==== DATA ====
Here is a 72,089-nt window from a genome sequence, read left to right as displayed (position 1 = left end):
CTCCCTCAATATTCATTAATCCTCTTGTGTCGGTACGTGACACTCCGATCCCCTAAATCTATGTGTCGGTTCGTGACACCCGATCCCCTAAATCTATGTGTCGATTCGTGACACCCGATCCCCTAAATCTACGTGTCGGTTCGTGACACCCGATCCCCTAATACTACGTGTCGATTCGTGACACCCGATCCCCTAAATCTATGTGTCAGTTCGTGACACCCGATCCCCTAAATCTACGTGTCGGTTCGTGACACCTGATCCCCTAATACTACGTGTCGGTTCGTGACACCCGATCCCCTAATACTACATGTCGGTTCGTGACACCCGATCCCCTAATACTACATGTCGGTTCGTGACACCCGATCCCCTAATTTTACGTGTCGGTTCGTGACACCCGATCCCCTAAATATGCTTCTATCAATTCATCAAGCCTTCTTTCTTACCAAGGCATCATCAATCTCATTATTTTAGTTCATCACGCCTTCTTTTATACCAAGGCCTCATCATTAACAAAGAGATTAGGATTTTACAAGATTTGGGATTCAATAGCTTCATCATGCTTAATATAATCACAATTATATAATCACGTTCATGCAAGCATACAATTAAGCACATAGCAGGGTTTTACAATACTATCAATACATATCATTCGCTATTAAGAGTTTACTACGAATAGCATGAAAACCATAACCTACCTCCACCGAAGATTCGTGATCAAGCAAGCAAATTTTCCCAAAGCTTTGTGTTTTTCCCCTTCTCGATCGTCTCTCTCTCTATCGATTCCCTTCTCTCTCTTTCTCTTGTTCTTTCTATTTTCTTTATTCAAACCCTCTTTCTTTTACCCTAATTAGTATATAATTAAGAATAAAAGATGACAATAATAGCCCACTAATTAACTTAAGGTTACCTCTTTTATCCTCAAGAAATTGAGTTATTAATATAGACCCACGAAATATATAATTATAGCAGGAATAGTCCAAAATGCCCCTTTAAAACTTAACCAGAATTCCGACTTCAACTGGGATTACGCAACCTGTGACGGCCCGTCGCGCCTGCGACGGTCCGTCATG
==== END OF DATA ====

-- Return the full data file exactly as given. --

Here is a 72,089-nt window from a genome sequence, read left to right as displayed (position 1 = left end):
CTCCCTCAATATTCATTAATCCTCTTGTGTCGGTACGTGACACTCCGATCCCCTAAATCTATGTGTCGGTTCGTGACACCCGATCCCCTAAATCTATGTGTCGATTCGTGACACCCGATCCCCTAAATCTACGTGTCGGTTCGTGACACCCGATCCCCTAATACTACGTGTCGATTCGTGACACCCGATCCCCTAAATCTATGTGTCAGTTCGTGACACCCGATCCCCTAAATCTACGTGTCGGTTCGTGACACCTGATCCCCTAATACTACGTGTCGGTTCGTGACACCCGATCCCCTAATACTACATGTCGGTTCGTGACACCCGATCCCCTAATACTACATGTCGGTTCGTGACACCCGATCCCCTAATTTTACGTGTCGGTTCGTGACACCCGATCCCCTAAATATGCTTCTATCAATTCATCAAGCCTTCTTTCTTACCAAGGCATCATCAATCTCATTATTTTAGTTCATCACGCCTTCTTTTATACCAAGGCCTCATCATTAACAAAGAGATTAGGATTTTACAAGATTTGGGATTCAATAGCTTCATCATGCTTAATATAATCACAATTATATAATCACGTTCATGCAAGCATACAATTAAGCACATAGCAGGGTTTTACAATACTATCAATACATATCATTCGCTATTAAGAGTTTACTACGAATAGCATGAAAACCATAACCTACCTCCACCGAAGATTCGTGATCAAGCAAGCAAATTTTCCCAAAGCTTTGTGTTTTTCCCCTTCTCGATCGTCTCTCTCTCTATCGATTCCCTTCTCTCTCTTTCTCTTGTTCTTTCTATTTTCTTTATTCAAACCCTCTTTCTTTTACCCTAATTAGTATATAATTAAGAATAAAAGATGACAATAATAGCCCACTAATTAACTTAAGGTTACCTCTTTTATCCTCAAGAAATTGAGTTATTAATATAGACCCACGAAATATATAATTATAGCAGGAATAGTCCAAAATGCCCCTTTAAAACTTAACCAGAATTCCGACTTCAACTGGGATTACGCAACCTGTGACGGCCCGTCGCGCCTGCGACGGTCCGTCATG